Creating New R Objects

Once webR has been loaded into a web page, new R objects can be created from the JavaScript environment. For example, it is possible to construct an R object using data provided as a JavaScript array, and then perform some computation in R with that data.

Creating new R objects

New R objects can be created from the main JavaScript thread by using the new operator with proxy classes on an initialised instance of the WebR class. The RObject proxy class can be used as a general constructor for creating new R objects from a given JavaScript argument.

When an R object is instantiated in this way, webR communicates with the worker thread to orchestrate object creation in WebAssembly memory. As such, new R objects can only be created once communication with the worker thread has been established and the promise returned by WebR.init() has resolved.

Once the object has been created on the worker thread, a promise is returned resolving as a reference to the new R object in the form of an RObject. In a modern asynchronous JavaScript environment, the await and new keywords can be combined.

await webR.init();
let d = await new webR.RObject([2, 4, 6]);
await d.toArray();
import type { RDouble } from 'webr';

await webR.init();
let d = await new webR.RObject([2, 4, 6]) as RDouble;
await d.toArray();
[2, 4, 6]

Newly created RObject references are protected by the default shelter unless otherwise specified. It is your responsibility to call the destroy() method to release these objects.

Sometimes webR constructs new R objects implicitly behind the scenes. For instance new R objects are constructed automatically when executing R functions with JavaScript arguments. In this case memory management is in the hands of webR and doesn’t need intervention on your part.


RObject references that have been created from JavaScript objects are subject to R memory management and should be destroyed when no longer in use.

Constructing R objects from JavaScript objects

When using the generic RObject constructor the resulting R object type is chosen based on the contents of the JavaScript argument provided. Where there is ambiguity, the following conversion rules are used,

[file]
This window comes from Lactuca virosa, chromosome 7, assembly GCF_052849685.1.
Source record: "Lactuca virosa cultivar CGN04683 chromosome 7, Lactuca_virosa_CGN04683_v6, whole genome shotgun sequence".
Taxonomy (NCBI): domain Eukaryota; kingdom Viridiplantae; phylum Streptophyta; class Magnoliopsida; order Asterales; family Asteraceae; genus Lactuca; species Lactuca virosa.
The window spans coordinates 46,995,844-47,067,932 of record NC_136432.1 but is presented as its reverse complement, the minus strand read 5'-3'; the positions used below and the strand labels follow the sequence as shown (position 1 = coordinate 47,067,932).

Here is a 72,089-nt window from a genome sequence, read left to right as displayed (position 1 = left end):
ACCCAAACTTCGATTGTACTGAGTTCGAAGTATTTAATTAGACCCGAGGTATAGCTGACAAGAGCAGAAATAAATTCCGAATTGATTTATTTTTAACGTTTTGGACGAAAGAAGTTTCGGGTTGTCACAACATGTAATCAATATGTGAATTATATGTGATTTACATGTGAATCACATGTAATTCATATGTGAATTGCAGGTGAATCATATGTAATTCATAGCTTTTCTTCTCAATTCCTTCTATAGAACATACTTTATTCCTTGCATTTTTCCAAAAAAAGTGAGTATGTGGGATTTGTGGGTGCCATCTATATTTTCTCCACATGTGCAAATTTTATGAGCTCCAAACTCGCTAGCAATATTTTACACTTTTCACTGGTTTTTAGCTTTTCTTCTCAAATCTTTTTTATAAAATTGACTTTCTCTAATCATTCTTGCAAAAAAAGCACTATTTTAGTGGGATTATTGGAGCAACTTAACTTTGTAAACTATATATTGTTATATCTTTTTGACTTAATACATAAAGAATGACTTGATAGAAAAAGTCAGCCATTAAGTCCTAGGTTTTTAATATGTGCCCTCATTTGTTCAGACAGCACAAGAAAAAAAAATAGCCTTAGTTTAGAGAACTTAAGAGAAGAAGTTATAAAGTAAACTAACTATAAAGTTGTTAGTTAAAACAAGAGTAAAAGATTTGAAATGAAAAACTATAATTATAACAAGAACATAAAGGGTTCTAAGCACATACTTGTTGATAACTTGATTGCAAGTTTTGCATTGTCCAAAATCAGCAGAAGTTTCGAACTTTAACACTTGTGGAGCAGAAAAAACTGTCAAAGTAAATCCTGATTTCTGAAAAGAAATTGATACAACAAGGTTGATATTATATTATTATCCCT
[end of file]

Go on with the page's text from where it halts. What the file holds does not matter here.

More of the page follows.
Constructor Argument R Type
null Logical NA
boolean Logical atomic vector
number Double atomic vector
{ re: 1, im: 2 } Complex atomic vector
string Character atomic vector
TypedArray, ArrayBuffer, ArrayBufferView Raw atomic vector
Array A vector following the coercion rules of R’s c() function
{a: [0, 1], b: ['x', 'y']} Data frame
[{a: 0, b: 'x'}, {a: 1, b: 'y'}] Data frame
RObject Given by the type of the referenced R object
WebRDataJs Given by the type property in the provided object
Other JavaScript type Reserved for future use

Further details

JavaScript objects (in “long” form) and JavaScript object arrays (in “wide” or “D3” form), as shown in the table above, are reserved for constructing R data frames. The object properties should correspond to data with columns of equal length and consistent data type, and values should be compatible with R atomic vectors (or null, indicating a missing value).

The creation of a data.frame can be avoided by explicitly constructing an RList object, as shown in the next section.

When RObject references are used for constructing new R objects, no underlying copy is made. The resulting R object reference will point to the same memory location.

Creating an R object with specific type

Class constructors for various types of R object are also available on the WebR instance. For example, the WebR.RList constructor can be used to specifically create an R list object from a given JavaScript argument, rather than the atomic vector or data.frame that would be created when using the generic RObject constructor.

To see how this can be useful, consider the difference in structure between the following two examples, using the same JavaScript object as the constructor argument,

let foo = await new webR.RObject([123, 'abc']);
await foo.toJs();
{ type: 'character', names: null, values: ['123', 'abc'] }
let foo = await new webR.RList([123, 'abc']);
await foo.toJs();
  type: 'list',
  names: null,
  values: [
    { type: 'double', names: null, values: [ 123 ] },
    { type: 'character', names: null, values: ['abc'] }

It is recommended that specific R object constructors are used, rather than relying on the conversion rules of the generic RObject constructor, when webR is used non-interactively or in production.

Creating objects using RObject references

An RObject can be used as part of R object construction, either on its own, included in a JavaScript array, or as the values in an WebRDataJs.

In such cases a new RObject instance will be created, but the R object will not be copied as part of construction. The resulting RObject will be a reference to the same point in WebAssembly memory as the source object.

This mechanism can be useful for creating new R lists or environments, or when re-constructing partially serialised objects in the form of an WebRDataJs.

Binding objects to an R environment

The globalEnv property, one of webR’s cached R objects, can be used to quickly bind JavaScript objects to variables in the global R environment,

await webR.objs.globalEnv.bind('foo', ['x', 'y', 'z'])
await webR.evalR('print(foo)');
[1] "x" "y" "z"

Alternatively, and to avoid adding to the global scope, a new environment can be directly constructed to be used with WebR.evalR(),

const arr = await new webR.RObject([10, 21, 32]);
const env = await new webR.REnvironment({ foo: arr });
await webR.evalR('print(foo)', { env });
[1] 10 21 32